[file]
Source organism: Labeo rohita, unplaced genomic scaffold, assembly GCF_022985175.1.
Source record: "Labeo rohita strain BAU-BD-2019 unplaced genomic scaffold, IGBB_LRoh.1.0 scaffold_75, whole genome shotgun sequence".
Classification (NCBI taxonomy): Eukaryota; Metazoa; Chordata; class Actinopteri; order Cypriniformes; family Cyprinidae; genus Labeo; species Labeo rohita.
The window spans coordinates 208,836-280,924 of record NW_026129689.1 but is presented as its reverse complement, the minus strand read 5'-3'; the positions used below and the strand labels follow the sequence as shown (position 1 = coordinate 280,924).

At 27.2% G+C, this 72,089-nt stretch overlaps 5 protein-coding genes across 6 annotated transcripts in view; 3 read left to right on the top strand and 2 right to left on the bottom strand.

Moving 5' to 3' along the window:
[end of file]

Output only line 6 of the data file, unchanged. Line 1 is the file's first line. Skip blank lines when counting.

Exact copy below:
Moving 5' to 3' along the window: